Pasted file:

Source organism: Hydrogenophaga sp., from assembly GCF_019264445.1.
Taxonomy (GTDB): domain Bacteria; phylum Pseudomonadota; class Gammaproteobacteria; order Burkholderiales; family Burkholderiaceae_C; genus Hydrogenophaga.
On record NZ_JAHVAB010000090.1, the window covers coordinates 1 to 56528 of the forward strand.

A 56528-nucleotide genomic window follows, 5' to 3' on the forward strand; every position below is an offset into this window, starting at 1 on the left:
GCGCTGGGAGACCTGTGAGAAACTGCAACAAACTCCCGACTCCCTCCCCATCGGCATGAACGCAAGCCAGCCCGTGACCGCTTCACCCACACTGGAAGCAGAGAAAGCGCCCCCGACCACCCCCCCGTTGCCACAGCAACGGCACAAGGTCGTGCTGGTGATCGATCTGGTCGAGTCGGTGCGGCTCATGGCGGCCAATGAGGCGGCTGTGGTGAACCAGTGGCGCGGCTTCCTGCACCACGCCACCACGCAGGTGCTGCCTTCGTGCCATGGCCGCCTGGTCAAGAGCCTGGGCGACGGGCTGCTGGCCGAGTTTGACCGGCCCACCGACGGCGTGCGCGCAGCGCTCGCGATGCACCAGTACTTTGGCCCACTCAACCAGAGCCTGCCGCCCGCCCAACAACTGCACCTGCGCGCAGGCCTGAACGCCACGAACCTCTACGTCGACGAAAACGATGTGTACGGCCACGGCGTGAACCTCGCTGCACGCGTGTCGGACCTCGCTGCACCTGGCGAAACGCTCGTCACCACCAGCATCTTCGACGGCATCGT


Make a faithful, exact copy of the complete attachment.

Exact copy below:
Source organism: Hydrogenophaga sp., from assembly GCF_019264445.1.
Taxonomy (GTDB): domain Bacteria; phylum Pseudomonadota; class Gammaproteobacteria; order Burkholderiales; family Burkholderiaceae_C; genus Hydrogenophaga.
On record NZ_JAHVAB010000090.1, the window covers coordinates 1 to 56528 of the forward strand.

A 56528-nucleotide genomic window follows, 5' to 3' on the forward strand; every position below is an offset into this window, starting at 1 on the left:
GCGCTGGGAGACCTGTGAGAAACTGCAACAAACTCCCGACTCCCTCCCCATCGGCATGAACGCAAGCCAGCCCGTGACCGCTTCACCCACACTGGAAGCAGAGAAAGCGCCCCCGACCACCCCCCCGTTGCCACAGCAACGGCACAAGGTCGTGCTGGTGATCGATCTGGTCGAGTCGGTGCGGCTCATGGCGGCCAATGAGGCGGCTGTGGTGAACCAGTGGCGCGGCTTCCTGCACCACGCCACCACGCAGGTGCTGCCTTCGTGCCATGGCCGCCTGGTCAAGAGCCTGGGCGACGGGCTGCTGGCCGAGTTTGACCGGCCCACCGACGGCGTGCGCGCAGCGCTCGCGATGCACCAGTACTTTGGCCCACTCAACCAGAGCCTGCCGCCCGCCCAACAACTGCACCTGCGCGCAGGCCTGAACGCCACGAACCTCTACGTCGACGAAAACGATGTGTACGGCCACGGCGTGAACCTCGCTGCACGCGTGTCGGACCTCGCTGCACCTGGCGAAACGCTCGTCACCACCAGCATCTTCGACGGCATCGT